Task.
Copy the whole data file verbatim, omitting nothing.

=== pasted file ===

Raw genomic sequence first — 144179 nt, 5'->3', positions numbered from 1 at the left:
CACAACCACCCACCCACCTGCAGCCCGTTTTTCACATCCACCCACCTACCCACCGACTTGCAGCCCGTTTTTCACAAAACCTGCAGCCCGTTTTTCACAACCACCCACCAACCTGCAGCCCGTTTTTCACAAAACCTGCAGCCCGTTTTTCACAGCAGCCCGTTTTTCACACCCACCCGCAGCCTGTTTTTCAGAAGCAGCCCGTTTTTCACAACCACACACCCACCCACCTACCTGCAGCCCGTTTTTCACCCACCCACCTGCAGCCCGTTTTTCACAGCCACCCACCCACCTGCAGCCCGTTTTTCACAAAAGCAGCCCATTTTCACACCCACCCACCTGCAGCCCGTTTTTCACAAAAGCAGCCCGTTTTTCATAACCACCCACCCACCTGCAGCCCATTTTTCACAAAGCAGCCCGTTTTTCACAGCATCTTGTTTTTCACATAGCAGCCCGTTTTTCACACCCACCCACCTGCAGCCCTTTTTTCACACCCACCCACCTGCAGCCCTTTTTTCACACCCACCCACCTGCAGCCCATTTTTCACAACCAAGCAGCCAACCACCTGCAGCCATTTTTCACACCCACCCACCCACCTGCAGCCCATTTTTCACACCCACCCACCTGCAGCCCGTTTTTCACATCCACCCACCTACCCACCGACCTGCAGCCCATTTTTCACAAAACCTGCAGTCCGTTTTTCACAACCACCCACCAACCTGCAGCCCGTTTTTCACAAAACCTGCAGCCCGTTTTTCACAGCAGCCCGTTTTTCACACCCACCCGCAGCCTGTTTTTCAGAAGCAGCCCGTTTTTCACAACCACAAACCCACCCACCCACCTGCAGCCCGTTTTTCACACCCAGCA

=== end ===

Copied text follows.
Raw genomic sequence first — 144179 nt, 5'->3', positions numbered from 1 at the left:
CACAACCACCCACCCACCTGCAGCCCGTTTTTCACATCCACCCACCTACCCACCGACTTGCAGCCCGTTTTTCACAAAACCTGCAGCCCGTTTTTCACAACCACCCACCAACCTGCAGCCCGTTTTTCACAAAACCTGCAGCCCGTTTTTCACAGCAGCCCGTTTTTCACACCCACCCGCAGCCTGTTTTTCAGAAGCAGCCCGTTTTTCACAACCACACACCCACCCACCTACCTGCAGCCCGTTTTTCACCCACCCACCTGCAGCCCGTTTTTCACAGCCACCCACCCACCTGCAGCCCGTTTTTCACAAAAGCAGCCCATTTTCACACCCACCCACCTGCAGCCCGTTTTTCACAAAAGCAGCCCGTTTTTCATAACCACCCACCCACCTGCAGCCCATTTTTCACAAAGCAGCCCGTTTTTCACAGCATCTTGTTTTTCACATAGCAGCCCGTTTTTCACACCCACCCACCTGCAGCCCTTTTTTCACACCCACCCACCTGCAGCCCTTTTTTCACACCCACCCACCTGCAGCCCATTTTTCACAACCAAGCAGCCAACCACCTGCAGCCATTTTTCACACCCACCCACCCACCTGCAGCCCATTTTTCACACCCACCCACCTGCAGCCCGTTTTTCACATCCACCCACCTACCCACCGACCTGCAGCCCATTTTTCACAAAACCTGCAGTCCGTTTTTCACAACCACCCACCAACCTGCAGCCCGTTTTTCACAAAACCTGCAGCCCGTTTTTCACAGCAGCCCGTTTTTCACACCCACCCGCAGCCTGTTTTTCAGAAGCAGCCCGTTTTTCACAACCACAAACCCACCCACCCACCTGCAGCCCGTTTTTCACACCCAGCA